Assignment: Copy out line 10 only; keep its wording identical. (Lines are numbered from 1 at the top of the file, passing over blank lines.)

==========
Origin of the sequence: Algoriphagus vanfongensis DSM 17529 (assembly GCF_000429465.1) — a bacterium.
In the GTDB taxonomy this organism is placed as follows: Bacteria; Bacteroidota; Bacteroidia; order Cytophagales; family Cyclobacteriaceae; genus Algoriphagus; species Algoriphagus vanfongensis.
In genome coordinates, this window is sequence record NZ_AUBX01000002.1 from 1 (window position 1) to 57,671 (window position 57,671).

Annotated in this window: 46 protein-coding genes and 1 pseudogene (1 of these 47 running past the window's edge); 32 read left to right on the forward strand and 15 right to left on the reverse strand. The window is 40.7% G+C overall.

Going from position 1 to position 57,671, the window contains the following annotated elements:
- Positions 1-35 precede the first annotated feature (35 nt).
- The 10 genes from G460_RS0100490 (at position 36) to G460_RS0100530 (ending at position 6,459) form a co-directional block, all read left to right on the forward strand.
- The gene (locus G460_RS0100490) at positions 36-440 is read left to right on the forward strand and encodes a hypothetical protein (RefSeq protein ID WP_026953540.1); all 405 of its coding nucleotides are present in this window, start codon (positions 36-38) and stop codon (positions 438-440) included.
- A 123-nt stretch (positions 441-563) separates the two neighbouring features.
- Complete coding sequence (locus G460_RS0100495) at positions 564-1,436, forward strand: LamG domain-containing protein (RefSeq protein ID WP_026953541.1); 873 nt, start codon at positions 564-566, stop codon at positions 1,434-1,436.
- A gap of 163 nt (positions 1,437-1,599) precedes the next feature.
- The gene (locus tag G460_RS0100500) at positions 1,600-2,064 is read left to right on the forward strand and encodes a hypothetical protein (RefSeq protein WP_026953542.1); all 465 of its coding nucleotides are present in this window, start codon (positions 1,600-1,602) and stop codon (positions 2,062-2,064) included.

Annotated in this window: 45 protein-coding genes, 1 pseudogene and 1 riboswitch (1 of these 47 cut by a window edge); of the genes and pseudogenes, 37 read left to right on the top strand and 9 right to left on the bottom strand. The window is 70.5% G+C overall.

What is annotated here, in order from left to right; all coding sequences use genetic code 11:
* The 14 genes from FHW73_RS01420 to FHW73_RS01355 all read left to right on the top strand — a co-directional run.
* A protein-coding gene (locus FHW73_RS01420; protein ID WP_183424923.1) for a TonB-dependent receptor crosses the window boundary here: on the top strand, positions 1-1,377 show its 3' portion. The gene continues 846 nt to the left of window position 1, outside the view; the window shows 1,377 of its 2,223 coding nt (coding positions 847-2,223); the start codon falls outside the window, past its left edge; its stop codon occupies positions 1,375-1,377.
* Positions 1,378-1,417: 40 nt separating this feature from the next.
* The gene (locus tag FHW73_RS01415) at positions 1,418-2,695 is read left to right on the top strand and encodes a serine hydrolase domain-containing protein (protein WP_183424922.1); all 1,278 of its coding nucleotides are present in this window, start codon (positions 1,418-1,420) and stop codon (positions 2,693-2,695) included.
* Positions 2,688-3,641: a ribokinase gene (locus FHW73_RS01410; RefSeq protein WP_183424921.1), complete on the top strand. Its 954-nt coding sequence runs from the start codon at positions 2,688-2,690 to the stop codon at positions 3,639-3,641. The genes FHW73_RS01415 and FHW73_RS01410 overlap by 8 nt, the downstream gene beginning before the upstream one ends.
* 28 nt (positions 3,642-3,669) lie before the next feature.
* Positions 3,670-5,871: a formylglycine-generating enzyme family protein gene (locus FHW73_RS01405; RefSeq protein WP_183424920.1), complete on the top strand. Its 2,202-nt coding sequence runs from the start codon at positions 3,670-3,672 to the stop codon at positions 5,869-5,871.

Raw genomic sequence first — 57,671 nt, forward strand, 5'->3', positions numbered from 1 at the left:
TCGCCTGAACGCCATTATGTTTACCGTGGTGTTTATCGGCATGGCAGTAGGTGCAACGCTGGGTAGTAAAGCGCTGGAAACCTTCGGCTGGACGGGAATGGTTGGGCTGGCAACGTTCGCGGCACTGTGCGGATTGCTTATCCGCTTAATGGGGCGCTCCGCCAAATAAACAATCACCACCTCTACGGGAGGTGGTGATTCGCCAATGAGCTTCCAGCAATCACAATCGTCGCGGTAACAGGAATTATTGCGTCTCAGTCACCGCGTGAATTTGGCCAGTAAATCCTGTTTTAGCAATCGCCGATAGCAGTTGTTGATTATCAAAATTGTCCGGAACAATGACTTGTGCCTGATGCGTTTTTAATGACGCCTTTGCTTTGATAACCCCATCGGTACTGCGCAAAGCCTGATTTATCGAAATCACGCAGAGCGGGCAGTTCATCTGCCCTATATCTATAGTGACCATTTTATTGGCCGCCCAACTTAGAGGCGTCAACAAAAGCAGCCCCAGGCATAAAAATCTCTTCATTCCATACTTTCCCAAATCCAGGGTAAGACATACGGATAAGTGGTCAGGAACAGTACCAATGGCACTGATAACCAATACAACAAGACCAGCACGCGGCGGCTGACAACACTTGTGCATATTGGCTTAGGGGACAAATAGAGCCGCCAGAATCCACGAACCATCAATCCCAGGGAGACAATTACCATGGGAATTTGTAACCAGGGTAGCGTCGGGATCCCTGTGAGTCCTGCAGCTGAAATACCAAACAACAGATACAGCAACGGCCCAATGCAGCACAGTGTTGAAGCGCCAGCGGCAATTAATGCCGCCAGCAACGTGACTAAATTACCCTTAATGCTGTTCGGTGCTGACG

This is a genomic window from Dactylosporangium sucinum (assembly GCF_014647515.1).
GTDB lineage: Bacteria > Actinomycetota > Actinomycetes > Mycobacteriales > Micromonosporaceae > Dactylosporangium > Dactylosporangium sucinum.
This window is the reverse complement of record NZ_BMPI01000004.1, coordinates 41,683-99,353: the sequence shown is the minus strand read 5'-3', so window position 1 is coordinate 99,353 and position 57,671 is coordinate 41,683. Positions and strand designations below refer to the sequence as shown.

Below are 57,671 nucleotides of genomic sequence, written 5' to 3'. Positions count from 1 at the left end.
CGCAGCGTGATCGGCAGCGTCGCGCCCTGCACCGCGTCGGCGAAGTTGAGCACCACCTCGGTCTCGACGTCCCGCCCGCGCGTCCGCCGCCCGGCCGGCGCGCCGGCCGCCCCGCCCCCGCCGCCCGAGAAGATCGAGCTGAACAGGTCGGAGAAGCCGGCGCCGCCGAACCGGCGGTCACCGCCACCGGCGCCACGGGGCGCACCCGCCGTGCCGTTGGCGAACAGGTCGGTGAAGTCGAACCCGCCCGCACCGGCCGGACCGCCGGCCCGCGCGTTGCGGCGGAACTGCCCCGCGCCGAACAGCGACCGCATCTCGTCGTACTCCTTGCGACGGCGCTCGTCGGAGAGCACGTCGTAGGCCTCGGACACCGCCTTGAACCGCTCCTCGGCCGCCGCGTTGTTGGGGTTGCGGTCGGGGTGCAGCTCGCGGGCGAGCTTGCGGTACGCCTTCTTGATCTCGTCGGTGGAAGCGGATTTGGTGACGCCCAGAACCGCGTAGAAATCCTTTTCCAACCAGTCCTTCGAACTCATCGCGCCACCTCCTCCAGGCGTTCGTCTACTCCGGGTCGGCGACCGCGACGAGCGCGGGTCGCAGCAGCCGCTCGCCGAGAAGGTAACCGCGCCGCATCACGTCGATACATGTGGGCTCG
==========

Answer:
- Complete coding sequence (locus G460_RS0100495) at positions 564-1,436, forward strand: LamG domain-containing protein (RefSeq protein ID WP_026953541.1); 873 nt, start codon at positions 564-566, stop codon at positions 1,434-1,436.